NEO Coordination Centre's observing campaign to track the fly-by of BepiColombo
ESA's NELIOTA project detects the flash of light produced when an asteroid collides energetically with the lunar surface and recently recorded its 100th impact.
Planetary Defence office we took the opportunity of the Solar Orbiter launch to perform an observational exercise, attempting to image the departing spacecraft with a ground based optical telescope.
The year has just started, and we already have a very interesting discovery of a new and so far unique asteroid.
If you check our current risk list, you will notice that a significant number of objects in the top positions are extremely “old”, discovered in the first decade of the century.
Over the past week, the Near-Earth Object (NEO) community in general, and ESA’s NEO Coordination Centre (NEOCC) in particular, have been involved in an interesting example of the process of discovering a new and exceptional object.
One month ago, NEOCC team ruled out the possibility that asteroid 2006 QV89 would impact the Earth this September by making a “non-detection”, i.e. observing the area of the sky where the asteroid would appear if it were on a collision course with our planet - and not detecting it.
On 25 July, an asteroid the size of a football field flew by Earth, coming within 65 000 km of our planet’s surface during its closest approach – about one fifth of the distance to the Moon.
A new paper by Alessio Del Vigna and collaborators, published this week in the Astronomy and Astrophysics journal, significantly revised the chances of impact of (410777) 2009 FD.
Asteroid 2006 QV89, a small object 20 to 50 meters in diameter, has been in the news lately, because of a very small 1-in-7000 chance of impact with the Earth on 9 September 2019.
Hera will show us things we have never seen before. Astrophysicist and Queen guitarist Brian May tells in the next video the story of the ESA mission that would be humanity's first-ever spacecraft to visit a double asteroid
For the fifth year, Asteroid Day is going to be celebrated worldwide on 30 June.
ESA’s Planetary Defence Office (PDO) has participated with several presentations at the 6th IAA Planetary Defense Conference held in College Park, near Washington, between 29 April and 3 May.
A newly-established collaboration between our team and the Instituto de Astrofísica de Canarias (IAC) led to the first-ever observation of an NEA with the 10.4 m Gran Telescopio Canarias (GTC). We targeted 2019 DS1, a high-rated NEO in our risk list, when it was already as faint as magnitude 25.7.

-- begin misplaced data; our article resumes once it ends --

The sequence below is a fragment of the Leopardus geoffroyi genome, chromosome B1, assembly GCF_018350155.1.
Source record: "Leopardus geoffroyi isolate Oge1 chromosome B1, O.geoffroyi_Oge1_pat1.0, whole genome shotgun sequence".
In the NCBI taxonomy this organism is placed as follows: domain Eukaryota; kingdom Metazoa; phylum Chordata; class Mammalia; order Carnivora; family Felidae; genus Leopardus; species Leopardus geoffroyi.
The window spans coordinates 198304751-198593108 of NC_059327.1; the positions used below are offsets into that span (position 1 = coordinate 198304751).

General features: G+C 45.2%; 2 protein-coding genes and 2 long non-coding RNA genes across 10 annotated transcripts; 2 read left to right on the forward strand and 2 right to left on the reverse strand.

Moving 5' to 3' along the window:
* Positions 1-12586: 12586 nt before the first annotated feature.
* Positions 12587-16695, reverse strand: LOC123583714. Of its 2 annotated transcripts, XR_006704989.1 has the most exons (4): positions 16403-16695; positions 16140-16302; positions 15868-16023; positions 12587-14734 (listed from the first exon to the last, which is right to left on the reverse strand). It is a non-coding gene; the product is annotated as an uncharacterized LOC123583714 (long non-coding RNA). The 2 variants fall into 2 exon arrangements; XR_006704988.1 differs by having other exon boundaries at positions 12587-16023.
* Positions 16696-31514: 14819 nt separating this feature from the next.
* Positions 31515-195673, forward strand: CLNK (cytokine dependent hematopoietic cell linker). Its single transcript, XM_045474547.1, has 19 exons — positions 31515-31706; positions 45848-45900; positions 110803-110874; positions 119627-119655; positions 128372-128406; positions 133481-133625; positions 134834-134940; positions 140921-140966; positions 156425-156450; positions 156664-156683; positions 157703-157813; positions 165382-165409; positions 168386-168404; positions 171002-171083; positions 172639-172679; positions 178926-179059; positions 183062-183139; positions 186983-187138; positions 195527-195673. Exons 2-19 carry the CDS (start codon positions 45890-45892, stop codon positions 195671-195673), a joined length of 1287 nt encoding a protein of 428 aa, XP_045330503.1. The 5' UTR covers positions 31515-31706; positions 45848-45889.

The number of known near-Earth asteroids (NEAs) reached the round total of 20 000 this week. This family of asteroids whose orbit brings them close to Earth is steadily growing at a pace of roughly 160 new discoveries each month, thanks to the work done by the main asteroid surveys.
A few months ago a long thin tail was noticed on main belt asteroid (6478) Gault. An international collaboration led by scientists of the Institute for Astronomy of the University of Hawaii published a paper today explaining the mechanism that led to this sudden onset of activity.
Every few hours observing the Moon, ESA’s ‘NELIOTA’ project discovers a brilliant flash of light across its surface – the result of an object hurtling through space and striking our unprotected rocky neighbour at vast speed. Based at the Kryoneri telescope of the National Observatory of Athens, this important project is now being extended to January 2021.
Andrea Milani, professor of mathematics at Pisa University, passed away unexpectedly last Wednesday while cycling near Pisa. With his deep knowledge and understanding on the Solar System dynamics, Andrea was a pioneer in a discipline started by him and a few others at the end of the past century: asteroid impact monitoring.
Registration is open for the ESA NEO and Debris Detection Conference - Exploiting Synergies, which will be held at ESA/ESOC, Darmstadt, Germany, 22 - 24 January 2019. The deadline for the submission of abstracts is 1 October 2018.
'Oumuamua, an object from another star system that made a brief appearance in our skies turns out to be a tiny interstellar comet. Read more: https://www.esa.int/Our_Activities/Space_Science
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